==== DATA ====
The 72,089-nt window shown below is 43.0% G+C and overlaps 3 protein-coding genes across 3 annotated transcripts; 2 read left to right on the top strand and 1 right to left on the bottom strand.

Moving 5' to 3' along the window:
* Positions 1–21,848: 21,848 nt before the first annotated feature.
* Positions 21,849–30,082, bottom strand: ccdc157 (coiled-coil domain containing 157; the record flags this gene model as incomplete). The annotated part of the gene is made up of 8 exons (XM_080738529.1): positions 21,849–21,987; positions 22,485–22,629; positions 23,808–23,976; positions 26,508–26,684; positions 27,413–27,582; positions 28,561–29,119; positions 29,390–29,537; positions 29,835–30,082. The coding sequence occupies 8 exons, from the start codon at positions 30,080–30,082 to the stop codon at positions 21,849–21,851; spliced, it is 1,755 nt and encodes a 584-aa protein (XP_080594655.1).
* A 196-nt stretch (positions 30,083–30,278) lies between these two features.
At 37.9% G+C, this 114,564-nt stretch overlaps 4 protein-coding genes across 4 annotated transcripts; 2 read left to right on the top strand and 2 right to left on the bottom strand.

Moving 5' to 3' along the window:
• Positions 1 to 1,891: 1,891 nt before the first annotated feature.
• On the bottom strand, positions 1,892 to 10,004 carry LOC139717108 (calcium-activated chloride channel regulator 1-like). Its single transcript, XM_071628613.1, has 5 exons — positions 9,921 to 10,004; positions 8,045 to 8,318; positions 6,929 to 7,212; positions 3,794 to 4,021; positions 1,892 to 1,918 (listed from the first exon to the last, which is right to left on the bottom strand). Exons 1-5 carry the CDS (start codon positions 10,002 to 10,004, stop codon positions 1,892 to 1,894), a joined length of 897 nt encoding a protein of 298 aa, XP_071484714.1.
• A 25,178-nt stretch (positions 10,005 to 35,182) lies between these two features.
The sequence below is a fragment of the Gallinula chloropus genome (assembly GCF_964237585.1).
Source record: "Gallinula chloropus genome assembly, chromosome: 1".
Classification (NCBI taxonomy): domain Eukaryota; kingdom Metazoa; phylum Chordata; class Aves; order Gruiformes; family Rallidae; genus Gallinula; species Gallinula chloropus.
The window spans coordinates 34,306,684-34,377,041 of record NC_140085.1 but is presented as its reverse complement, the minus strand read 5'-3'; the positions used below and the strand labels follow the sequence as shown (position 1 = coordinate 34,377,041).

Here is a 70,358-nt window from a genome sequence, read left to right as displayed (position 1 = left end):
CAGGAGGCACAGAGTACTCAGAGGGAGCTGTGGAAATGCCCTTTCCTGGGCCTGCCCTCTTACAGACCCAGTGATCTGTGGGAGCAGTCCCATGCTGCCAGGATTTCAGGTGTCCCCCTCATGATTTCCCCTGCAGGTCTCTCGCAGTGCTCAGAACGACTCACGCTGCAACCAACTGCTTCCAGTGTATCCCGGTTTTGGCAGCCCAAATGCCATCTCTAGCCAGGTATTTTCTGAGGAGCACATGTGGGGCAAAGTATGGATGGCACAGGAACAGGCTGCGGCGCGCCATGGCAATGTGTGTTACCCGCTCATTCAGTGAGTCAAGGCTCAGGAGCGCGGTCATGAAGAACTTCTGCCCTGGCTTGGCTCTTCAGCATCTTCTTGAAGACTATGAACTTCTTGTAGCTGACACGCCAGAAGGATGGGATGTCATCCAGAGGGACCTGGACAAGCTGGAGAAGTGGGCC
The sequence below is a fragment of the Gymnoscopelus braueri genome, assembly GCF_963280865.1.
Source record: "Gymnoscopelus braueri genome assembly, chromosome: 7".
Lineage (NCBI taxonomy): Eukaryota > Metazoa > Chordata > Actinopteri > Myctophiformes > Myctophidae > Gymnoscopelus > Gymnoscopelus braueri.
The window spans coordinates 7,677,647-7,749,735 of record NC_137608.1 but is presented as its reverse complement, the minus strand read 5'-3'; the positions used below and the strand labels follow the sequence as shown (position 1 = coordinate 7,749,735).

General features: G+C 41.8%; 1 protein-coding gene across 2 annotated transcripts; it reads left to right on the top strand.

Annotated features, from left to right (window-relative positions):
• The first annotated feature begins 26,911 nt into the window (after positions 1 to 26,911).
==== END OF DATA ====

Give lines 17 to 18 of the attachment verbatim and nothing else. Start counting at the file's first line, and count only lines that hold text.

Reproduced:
The sequence below is a fragment of the Gymnoscopelus braueri genome, assembly GCF_963280865.1.
Source record: "Gymnoscopelus braueri genome assembly, chromosome: 7".